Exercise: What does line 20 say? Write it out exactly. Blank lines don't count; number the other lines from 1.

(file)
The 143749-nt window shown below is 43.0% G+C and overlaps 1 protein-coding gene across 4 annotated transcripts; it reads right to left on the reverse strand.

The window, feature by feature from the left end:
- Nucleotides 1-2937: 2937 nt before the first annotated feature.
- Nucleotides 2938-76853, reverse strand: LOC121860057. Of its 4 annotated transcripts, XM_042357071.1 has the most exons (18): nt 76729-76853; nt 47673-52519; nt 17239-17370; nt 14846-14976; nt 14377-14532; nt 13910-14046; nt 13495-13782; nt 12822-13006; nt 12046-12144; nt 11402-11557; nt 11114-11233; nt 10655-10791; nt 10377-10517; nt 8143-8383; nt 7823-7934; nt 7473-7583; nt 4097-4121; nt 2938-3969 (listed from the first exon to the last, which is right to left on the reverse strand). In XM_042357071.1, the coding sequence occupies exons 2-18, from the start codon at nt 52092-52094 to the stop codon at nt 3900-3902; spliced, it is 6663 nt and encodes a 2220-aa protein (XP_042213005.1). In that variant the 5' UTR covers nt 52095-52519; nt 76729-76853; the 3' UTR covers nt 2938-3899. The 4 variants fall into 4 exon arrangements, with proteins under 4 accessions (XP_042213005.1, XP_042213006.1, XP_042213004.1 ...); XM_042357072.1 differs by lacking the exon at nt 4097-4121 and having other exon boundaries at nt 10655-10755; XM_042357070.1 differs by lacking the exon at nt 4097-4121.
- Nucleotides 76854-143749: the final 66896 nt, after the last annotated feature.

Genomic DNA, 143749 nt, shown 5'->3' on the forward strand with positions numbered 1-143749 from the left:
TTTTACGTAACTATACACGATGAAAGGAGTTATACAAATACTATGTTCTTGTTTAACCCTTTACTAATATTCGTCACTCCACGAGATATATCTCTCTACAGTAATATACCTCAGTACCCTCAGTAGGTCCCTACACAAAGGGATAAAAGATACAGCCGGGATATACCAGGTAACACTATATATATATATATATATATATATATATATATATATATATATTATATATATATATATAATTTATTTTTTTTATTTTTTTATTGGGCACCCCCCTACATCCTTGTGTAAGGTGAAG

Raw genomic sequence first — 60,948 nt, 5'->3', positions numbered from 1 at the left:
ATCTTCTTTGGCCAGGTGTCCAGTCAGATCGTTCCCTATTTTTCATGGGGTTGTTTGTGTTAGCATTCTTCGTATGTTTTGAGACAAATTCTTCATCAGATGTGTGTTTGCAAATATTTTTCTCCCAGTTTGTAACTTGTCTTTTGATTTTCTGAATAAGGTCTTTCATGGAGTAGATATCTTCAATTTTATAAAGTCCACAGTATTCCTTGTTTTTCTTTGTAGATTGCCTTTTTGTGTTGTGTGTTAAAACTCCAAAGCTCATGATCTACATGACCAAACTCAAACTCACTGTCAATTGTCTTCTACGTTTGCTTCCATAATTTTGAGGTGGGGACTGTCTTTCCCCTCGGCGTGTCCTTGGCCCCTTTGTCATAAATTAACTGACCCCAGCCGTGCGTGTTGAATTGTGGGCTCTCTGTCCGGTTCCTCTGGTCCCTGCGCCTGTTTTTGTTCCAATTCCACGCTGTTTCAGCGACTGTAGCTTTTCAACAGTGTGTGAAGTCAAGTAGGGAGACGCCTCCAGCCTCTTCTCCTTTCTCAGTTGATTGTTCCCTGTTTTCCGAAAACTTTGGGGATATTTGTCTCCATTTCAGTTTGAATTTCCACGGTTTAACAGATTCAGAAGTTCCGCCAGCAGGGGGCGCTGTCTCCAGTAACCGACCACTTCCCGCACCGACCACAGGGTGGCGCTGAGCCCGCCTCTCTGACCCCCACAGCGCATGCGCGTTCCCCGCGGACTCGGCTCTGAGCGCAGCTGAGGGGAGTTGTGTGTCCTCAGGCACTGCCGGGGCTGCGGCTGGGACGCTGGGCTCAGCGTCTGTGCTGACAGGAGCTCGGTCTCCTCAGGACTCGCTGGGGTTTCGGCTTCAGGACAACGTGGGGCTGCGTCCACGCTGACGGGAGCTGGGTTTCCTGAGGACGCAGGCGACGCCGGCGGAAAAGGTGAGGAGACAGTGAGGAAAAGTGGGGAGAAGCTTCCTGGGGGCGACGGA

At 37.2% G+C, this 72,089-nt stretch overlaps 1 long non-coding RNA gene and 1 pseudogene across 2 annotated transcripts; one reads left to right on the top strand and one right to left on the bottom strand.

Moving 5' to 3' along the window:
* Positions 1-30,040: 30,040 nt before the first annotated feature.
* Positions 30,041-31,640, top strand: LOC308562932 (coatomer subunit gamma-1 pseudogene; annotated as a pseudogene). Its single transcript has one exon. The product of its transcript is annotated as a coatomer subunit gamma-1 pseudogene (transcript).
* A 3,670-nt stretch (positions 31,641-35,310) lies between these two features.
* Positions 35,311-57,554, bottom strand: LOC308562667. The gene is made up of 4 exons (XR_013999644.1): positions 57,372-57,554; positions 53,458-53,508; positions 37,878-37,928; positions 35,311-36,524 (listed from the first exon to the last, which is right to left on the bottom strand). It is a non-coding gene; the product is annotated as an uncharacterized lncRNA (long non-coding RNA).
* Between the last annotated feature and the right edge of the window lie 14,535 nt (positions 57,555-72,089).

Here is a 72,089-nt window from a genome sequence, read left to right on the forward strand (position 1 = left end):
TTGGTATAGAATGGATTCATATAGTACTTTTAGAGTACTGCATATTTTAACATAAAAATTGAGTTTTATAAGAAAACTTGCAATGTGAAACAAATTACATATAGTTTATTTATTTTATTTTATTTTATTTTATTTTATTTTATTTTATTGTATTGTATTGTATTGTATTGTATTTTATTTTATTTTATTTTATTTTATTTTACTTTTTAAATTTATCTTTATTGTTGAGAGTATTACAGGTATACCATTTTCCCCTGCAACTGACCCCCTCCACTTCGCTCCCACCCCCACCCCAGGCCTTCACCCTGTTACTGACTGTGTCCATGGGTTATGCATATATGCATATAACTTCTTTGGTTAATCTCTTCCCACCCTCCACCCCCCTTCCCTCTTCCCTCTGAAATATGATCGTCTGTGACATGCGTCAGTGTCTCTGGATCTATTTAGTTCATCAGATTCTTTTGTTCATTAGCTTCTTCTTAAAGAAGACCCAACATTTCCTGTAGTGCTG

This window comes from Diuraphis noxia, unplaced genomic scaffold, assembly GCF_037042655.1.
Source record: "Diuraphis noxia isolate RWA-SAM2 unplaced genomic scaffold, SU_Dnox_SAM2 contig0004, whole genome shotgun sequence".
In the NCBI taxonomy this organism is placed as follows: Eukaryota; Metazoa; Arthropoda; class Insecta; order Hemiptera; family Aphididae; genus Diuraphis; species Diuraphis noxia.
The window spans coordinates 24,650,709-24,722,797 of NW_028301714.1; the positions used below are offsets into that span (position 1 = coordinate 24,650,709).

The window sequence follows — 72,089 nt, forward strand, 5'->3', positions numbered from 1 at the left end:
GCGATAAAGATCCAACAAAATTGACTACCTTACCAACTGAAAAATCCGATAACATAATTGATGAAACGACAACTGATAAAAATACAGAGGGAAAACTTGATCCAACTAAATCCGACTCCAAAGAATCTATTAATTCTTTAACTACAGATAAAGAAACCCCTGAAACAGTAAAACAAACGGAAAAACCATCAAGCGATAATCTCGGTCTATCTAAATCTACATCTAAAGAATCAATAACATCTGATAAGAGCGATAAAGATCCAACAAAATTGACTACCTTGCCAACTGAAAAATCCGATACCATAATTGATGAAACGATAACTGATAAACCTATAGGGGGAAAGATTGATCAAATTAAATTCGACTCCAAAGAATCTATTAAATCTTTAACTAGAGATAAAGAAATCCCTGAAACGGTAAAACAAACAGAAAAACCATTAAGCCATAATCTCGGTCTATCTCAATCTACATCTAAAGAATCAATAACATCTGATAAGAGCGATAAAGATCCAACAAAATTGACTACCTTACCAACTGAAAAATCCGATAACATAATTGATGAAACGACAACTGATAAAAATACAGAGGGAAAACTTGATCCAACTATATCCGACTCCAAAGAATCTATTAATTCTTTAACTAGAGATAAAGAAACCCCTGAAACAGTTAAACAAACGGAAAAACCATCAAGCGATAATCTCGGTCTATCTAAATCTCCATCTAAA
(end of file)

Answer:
Source record: "Diuraphis noxia isolate RWA-SAM2 unplaced genomic scaffold, SU_Dnox_SAM2 contig0004, whole genome shotgun sequence".